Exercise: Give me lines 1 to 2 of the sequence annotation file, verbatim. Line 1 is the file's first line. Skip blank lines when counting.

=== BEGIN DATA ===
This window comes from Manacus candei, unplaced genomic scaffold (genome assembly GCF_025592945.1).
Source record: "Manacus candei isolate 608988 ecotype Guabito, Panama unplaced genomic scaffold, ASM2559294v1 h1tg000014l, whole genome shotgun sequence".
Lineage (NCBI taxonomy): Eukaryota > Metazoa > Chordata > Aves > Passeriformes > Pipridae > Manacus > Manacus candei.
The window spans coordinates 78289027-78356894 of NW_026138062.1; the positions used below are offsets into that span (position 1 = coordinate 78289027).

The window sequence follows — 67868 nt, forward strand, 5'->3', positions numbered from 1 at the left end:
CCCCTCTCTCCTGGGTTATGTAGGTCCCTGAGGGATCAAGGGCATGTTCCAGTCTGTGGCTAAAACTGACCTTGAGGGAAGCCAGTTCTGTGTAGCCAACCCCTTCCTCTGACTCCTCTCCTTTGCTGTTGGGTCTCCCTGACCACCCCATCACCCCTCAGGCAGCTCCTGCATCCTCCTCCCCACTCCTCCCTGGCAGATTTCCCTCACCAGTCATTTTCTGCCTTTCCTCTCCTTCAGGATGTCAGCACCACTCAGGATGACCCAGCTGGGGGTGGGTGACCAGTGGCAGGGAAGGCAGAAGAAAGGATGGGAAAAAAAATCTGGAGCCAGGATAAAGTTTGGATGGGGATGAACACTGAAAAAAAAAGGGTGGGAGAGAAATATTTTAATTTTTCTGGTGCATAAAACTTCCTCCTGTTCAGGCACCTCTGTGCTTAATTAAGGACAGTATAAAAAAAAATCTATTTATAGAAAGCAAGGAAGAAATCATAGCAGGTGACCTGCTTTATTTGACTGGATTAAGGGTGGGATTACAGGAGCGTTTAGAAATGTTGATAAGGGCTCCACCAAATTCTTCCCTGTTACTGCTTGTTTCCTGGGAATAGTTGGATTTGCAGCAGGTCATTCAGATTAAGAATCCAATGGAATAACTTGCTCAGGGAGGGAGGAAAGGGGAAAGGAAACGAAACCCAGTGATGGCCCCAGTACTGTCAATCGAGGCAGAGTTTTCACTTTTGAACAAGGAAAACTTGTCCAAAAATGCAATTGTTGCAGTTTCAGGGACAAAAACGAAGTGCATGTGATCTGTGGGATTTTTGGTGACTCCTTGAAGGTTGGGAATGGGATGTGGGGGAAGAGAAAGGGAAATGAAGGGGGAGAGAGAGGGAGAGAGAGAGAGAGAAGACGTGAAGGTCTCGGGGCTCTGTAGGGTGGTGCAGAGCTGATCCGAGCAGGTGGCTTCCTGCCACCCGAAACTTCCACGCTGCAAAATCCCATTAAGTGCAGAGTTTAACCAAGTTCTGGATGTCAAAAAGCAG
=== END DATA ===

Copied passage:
This window comes from Manacus candei, unplaced genomic scaffold (genome assembly GCF_025592945.1).
Source record: "Manacus candei isolate 608988 ecotype Guabito, Panama unplaced genomic scaffold, ASM2559294v1 h1tg000014l, whole genome shotgun sequence".